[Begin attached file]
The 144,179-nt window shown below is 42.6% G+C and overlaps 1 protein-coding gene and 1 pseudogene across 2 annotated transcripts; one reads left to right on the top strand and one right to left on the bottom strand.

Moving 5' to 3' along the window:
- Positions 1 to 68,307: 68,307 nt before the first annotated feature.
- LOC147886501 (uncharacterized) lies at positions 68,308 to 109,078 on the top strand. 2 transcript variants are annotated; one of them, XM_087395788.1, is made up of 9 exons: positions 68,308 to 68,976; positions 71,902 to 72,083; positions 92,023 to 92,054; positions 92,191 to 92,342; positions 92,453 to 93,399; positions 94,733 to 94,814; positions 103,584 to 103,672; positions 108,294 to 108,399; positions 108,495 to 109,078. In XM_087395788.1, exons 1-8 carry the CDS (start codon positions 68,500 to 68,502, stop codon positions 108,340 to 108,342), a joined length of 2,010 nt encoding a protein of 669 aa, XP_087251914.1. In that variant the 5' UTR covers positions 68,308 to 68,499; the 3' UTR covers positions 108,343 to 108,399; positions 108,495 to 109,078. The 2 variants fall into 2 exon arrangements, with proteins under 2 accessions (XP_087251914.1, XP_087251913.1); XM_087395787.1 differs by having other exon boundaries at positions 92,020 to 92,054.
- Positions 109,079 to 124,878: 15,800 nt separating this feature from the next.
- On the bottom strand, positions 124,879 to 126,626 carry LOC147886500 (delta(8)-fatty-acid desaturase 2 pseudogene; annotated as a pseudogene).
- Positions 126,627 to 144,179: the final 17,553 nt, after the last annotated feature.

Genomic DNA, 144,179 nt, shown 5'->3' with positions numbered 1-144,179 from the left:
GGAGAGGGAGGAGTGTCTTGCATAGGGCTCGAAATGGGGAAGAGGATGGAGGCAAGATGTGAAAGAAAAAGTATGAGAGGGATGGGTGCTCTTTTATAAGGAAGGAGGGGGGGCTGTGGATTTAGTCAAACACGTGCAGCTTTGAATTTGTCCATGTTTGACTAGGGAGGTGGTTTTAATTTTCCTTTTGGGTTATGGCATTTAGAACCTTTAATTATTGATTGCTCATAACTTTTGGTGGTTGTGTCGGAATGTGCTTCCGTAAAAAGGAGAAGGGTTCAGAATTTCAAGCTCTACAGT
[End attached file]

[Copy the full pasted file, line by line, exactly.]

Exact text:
The 144,179-nt window shown below is 42.6% G+C and overlaps 1 protein-coding gene and 1 pseudogene across 2 annotated transcripts; one reads left to right on the top strand and one right to left on the bottom strand.

Moving 5' to 3' along the window:
- Positions 1 to 68,307: 68,307 nt before the first annotated feature.
- LOC147886501 (uncharacterized) lies at positions 68,308 to 109,078 on the top strand. 2 transcript variants are annotated; one of them, XM_087395788.1, is made up of 9 exons: positions 68,308 to 68,976; positions 71,902 to 72,083; positions 92,023 to 92,054; positions 92,191 to 92,342; positions 92,453 to 93,399; positions 94,733 to 94,814; positions 103,584 to 103,672; positions 108,294 to 108,399; positions 108,495 to 109,078. In XM_087395788.1, exons 1-8 carry the CDS (start codon positions 68,500 to 68,502, stop codon positions 108,340 to 108,342), a joined length of 2,010 nt encoding a protein of 669 aa, XP_087251914.1. In that variant the 5' UTR covers positions 68,308 to 68,499; the 3' UTR covers positions 108,343 to 108,399; positions 108,495 to 109,078. The 2 variants fall into 2 exon arrangements, with proteins under 2 accessions (XP_087251914.1, XP_087251913.1); XM_087395787.1 differs by having other exon boundaries at positions 92,020 to 92,054.
- Positions 109,079 to 124,878: 15,800 nt separating this feature from the next.
- On the bottom strand, positions 124,879 to 126,626 carry LOC147886500 (delta(8)-fatty-acid desaturase 2 pseudogene; annotated as a pseudogene).
- Positions 126,627 to 144,179: the final 17,553 nt, after the last annotated feature.

Genomic DNA, 144,179 nt, shown 5'->3' with positions numbered 1-144,179 from the left:
GGAGAGGGAGGAGTGTCTTGCATAGGGCTCGAAATGGGGAAGAGGATGGAGGCAAGATGTGAAAGAAAAAGTATGAGAGGGATGGGTGCTCTTTTATAAGGAAGGAGGGGGGGCTGTGGATTTAGTCAAACACGTGCAGCTTTGAATTTGTCCATGTTTGACTAGGGAGGTGGTTTTAATTTTCCTTTTGGGTTATGGCATTTAGAACCTTTAATTATTGATTGCTCATAACTTTTGGTGGTTGTGTCGGAATGTGCTTCCGTAAAAAGGAGAAGGGTTCAGAATTTCAAGCTCTACAGT